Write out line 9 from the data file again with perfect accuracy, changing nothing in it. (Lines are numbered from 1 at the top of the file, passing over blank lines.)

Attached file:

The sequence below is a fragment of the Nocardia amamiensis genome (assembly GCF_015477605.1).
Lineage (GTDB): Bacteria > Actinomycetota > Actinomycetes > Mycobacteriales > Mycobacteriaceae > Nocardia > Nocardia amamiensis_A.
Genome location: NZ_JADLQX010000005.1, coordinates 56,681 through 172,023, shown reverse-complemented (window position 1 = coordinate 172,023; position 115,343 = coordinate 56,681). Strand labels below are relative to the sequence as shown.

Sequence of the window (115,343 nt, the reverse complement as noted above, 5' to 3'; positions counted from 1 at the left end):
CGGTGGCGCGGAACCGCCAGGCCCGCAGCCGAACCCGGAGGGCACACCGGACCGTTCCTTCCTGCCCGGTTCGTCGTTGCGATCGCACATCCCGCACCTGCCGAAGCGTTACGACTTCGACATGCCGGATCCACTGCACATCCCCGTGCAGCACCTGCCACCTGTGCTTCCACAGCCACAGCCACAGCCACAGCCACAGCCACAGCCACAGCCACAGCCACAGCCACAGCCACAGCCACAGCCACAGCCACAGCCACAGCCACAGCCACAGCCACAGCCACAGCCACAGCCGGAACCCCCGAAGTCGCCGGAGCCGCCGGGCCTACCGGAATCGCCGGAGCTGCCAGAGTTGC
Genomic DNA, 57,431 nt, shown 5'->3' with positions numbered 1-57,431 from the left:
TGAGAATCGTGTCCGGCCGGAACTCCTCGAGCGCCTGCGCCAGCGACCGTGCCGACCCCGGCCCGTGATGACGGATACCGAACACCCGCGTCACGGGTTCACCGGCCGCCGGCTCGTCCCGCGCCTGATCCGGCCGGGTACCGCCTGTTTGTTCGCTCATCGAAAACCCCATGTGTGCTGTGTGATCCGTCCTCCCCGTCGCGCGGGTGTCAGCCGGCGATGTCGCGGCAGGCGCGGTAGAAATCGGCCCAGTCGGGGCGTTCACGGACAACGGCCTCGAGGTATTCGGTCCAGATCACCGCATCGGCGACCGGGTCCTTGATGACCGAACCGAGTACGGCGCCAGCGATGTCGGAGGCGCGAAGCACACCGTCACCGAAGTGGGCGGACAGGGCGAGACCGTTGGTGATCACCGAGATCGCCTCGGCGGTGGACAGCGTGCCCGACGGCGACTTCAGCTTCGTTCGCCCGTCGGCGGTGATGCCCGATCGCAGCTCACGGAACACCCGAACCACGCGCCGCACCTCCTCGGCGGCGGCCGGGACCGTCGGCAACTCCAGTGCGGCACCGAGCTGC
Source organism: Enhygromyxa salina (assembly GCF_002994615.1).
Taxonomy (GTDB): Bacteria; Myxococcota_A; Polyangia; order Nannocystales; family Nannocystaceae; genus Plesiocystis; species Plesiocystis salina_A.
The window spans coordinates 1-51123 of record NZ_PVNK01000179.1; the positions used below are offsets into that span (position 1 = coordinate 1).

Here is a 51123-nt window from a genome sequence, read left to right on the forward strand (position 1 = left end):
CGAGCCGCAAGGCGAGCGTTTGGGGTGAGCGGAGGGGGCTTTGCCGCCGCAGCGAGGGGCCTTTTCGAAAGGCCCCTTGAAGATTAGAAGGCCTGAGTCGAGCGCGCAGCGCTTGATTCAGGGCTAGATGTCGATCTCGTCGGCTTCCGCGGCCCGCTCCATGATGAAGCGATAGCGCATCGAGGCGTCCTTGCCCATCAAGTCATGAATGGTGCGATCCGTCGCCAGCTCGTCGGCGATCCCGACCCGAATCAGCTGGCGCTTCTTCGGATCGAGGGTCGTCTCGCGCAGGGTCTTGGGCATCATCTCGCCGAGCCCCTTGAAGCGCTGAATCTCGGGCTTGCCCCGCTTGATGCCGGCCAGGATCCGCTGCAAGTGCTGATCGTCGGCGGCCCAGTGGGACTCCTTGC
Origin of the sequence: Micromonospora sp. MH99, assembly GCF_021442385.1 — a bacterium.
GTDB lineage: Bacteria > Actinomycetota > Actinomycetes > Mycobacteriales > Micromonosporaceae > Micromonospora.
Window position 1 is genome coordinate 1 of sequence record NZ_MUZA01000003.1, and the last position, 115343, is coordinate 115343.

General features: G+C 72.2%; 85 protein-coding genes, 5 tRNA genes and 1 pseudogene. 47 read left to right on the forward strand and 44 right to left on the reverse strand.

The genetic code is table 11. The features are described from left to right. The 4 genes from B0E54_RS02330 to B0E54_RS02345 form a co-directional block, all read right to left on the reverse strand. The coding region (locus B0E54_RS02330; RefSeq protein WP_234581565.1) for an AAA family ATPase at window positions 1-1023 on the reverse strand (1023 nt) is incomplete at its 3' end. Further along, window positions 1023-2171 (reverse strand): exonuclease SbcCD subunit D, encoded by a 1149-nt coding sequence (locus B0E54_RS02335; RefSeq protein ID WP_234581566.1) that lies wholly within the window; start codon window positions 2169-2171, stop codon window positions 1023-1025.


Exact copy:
Taxonomy (GTDB): Bacteria; Myxococcota_A; Polyangia; order Nannocystales; family Nannocystaceae; genus Plesiocystis; species Plesiocystis salina_A.